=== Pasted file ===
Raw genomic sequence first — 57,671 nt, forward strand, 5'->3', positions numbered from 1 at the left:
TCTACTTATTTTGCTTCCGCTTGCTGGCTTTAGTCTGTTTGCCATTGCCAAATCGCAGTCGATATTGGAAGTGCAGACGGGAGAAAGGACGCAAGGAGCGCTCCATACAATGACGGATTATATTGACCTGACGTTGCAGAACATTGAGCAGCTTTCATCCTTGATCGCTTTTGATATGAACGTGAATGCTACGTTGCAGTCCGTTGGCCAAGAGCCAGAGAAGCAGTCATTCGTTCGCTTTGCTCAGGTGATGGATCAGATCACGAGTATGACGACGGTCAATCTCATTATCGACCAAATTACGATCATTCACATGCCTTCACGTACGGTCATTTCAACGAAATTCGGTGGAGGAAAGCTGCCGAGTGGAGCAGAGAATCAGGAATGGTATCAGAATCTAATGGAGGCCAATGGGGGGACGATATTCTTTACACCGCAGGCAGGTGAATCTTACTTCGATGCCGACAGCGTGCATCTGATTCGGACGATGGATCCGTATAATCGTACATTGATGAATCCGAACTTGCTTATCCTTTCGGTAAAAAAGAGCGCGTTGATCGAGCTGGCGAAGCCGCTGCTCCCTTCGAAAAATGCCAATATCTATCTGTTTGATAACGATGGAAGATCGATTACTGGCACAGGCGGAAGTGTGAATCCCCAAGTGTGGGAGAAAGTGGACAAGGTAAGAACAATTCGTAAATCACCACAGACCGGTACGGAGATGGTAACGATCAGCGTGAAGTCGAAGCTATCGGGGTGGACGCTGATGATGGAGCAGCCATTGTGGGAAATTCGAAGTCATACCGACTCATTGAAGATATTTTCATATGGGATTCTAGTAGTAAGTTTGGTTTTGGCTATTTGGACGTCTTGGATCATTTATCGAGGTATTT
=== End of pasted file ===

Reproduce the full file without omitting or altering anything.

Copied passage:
Raw genomic sequence first — 57,671 nt, forward strand, 5'->3', positions numbered from 1 at the left:
TCTACTTATTTTGCTTCCGCTTGCTGGCTTTAGTCTGTTTGCCATTGCCAAATCGCAGTCGATATTGGAAGTGCAGACGGGAGAAAGGACGCAAGGAGCGCTCCATACAATGACGGATTATATTGACCTGACGTTGCAGAACATTGAGCAGCTTTCATCCTTGATCGCTTTTGATATGAACGTGAATGCTACGTTGCAGTCCGTTGGCCAAGAGCCAGAGAAGCAGTCATTCGTTCGCTTTGCTCAGGTGATGGATCAGATCACGAGTATGACGACGGTCAATCTCATTATCGACCAAATTACGATCATTCACATGCCTTCACGTACGGTCATTTCAACGAAATTCGGTGGAGGAAAGCTGCCGAGTGGAGCAGAGAATCAGGAATGGTATCAGAATCTAATGGAGGCCAATGGGGGGACGATATTCTTTACACCGCAGGCAGGTGAATCTTACTTCGATGCCGACAGCGTGCATCTGATTCGGACGATGGATCCGTATAATCGTACATTGATGAATCCGAACTTGCTTATCCTTTCGGTAAAAAAGAGCGCGTTGATCGAGCTGGCGAAGCCGCTGCTCCCTTCGAAAAATGCCAATATCTATCTGTTTGATAACGATGGAAGATCGATTACTGGCACAGGCGGAAGTGTGAATCCCCAAGTGTGGGAGAAAGTGGACAAGGTAAGAACAATTCGTAAATCACCACAGACCGGTACGGAGATGGTAACGATCAGCGTGAAGTCGAAGCTATCGGGGTGGACGCTGATGATGGAGCAGCCATTGTGGGAAATTCGAAGTCATACCGACTCATTGAAGATATTTTCATATGGGATTCTAGTAGTAAGTTTGGTTTTGGCTATTTGGACGTCTTGGATCATTTATCGAGGTATTT